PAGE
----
In Western Australia we have only three universities. Of the 11 campuses that they operate only one is in the suburbs east of Victoria Park, an inner city suburb in the Perth metropolitan area. No doubt this is a contributing factor in explaining the far lower participation rate of people in higher education in the eastern suburbs. Between 1986 and 1996 the percentage of the population in Perth's western suburbs attending university rose from five per cent to almost 10 per cent. It also doubled in a corresponding group in the eastern suburbs, but it moved from a particularly low base of just 1.8 per cent to 3.5 per cent. When you look at how Perth benefits from resources in higher education of around $1 billion, it seems to me that that learning expenditure or investment is spent almost to the exclusive benefit of the communities in Perth's richer western suburbs.

The combined effects of increasing HECS fees for undergraduate students—which is the single greatest change in this legislation today—the continuing reduction in the number of student places, the deregulation of fees and the disproportionate location of higher education places will be devastating for poorer urban communities. In my view there must be equal access to higher education for all Australians, particularly for West Australians where this huge imbalance needs to be addressed.

I have spoken before in this place about the area of Midland in my electorate. It is an example of an outer metropolitan regional community that has a substantial level of unemployment. It is a low socioeconomic community, and we have high levels of unemployment amongst our youth. In my opinion, if we concentrated some resources in this area and we had appropriate government support, we could ensure that this situation would improve and that there would be quality jobs for the residents.

I know a wonderful group of people there from local, state and federal government, as well as the business and community sectors. They are working together to establish the Midland tertiary education precinct. They are in the process of lobbying both state and federal governments to establish a multisector educational campus based in Midland, with an emphasis on strong science and engineering programs—not just at the post compulsory level or TAFE level but also at the undergraduate, postgraduate and research and development levels. The slogan for the Midland tertiary education precinct group is `upskilling our region'. It could not be a more fitting description for the eastern metropolitan region, which is experiencing population growth at twice the rate of the Perth metropolitan area.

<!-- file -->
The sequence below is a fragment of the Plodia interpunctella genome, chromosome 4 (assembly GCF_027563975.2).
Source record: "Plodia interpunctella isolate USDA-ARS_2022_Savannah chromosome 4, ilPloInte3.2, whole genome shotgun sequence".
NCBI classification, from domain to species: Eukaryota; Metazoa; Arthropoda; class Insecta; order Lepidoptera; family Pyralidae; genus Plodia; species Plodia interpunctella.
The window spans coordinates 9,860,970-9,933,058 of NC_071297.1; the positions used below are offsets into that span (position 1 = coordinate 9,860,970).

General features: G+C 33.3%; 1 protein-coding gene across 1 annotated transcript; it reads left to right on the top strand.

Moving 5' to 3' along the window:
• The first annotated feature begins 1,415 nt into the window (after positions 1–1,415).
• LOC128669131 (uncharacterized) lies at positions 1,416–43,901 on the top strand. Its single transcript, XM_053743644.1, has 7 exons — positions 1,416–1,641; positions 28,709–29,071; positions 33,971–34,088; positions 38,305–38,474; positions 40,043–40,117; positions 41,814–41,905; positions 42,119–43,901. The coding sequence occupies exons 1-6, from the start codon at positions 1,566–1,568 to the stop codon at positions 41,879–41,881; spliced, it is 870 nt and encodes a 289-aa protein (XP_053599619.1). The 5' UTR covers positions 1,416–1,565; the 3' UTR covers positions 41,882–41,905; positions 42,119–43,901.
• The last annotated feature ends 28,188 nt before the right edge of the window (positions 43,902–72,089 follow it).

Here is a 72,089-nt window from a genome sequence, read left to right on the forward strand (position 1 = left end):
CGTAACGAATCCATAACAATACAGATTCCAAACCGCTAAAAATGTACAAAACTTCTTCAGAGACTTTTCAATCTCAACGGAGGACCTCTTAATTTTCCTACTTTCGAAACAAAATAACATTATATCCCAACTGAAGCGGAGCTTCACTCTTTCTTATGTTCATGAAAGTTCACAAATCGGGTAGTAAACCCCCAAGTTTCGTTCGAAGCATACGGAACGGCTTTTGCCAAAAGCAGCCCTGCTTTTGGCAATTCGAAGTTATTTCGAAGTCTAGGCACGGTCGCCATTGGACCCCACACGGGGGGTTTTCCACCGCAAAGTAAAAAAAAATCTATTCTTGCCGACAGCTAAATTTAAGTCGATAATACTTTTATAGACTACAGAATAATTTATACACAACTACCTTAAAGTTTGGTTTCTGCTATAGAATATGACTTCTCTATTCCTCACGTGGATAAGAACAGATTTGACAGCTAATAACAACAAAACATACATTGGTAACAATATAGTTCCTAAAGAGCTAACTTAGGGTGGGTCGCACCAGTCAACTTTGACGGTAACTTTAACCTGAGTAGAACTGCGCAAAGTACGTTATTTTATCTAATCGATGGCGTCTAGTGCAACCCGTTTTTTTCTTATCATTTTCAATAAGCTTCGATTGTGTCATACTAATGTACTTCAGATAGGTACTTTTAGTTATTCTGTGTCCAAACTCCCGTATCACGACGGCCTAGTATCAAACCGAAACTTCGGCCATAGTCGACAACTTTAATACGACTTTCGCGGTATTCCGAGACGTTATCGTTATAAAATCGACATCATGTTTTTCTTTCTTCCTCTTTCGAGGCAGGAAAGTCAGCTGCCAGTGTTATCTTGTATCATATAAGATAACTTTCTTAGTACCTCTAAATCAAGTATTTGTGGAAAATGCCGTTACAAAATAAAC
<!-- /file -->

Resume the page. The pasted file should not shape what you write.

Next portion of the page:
Midland was the historical centre of the West Australian railway industry. What was once a thriving area, with tradespeople working at the Midland railway workshops, now suffers from high unemployment, low income levels, low levels of skilled workers and a low level of school retention rates. Contributing to this problem is the lack of opportunities available to young people living locally. There is only one small tertiary presence in the region and only one private post compulsory education provider. This is a critical issue to the Midland area and it is one that the Midland tertiary education precinct group is trying to address. If ever there was an example of why more funding is needed to ensure that young people can access quality skills training and education, Midland is it.

In the minute or so that I have left, I have to say that Midland residents still talk about the 1996 election commitment made by the then shadow minister for education, Robert Hill, and the member for Pearce, Judi Moylan, to establish a university or to create higher education facilities in the Midland area. That would have contributed to the upskilling of people in this region. It is seven years since this government have been in place and have had the opportunity to deliver on that commitment to the Midland area, but they have consistently failed to do so.

In closing, can I say that I have just had the pleasure of meeting the scientists who have been visiting many MPs in this place. They indicated to me that Australian public investment in higher education as a percentage of GDP has fallen dramatically, to levels well below our international competitors. Let us hope that commonsense will assert itself and that people in this place will reject the proposed Howard legislation and support the alternative that is being promoted by Labor.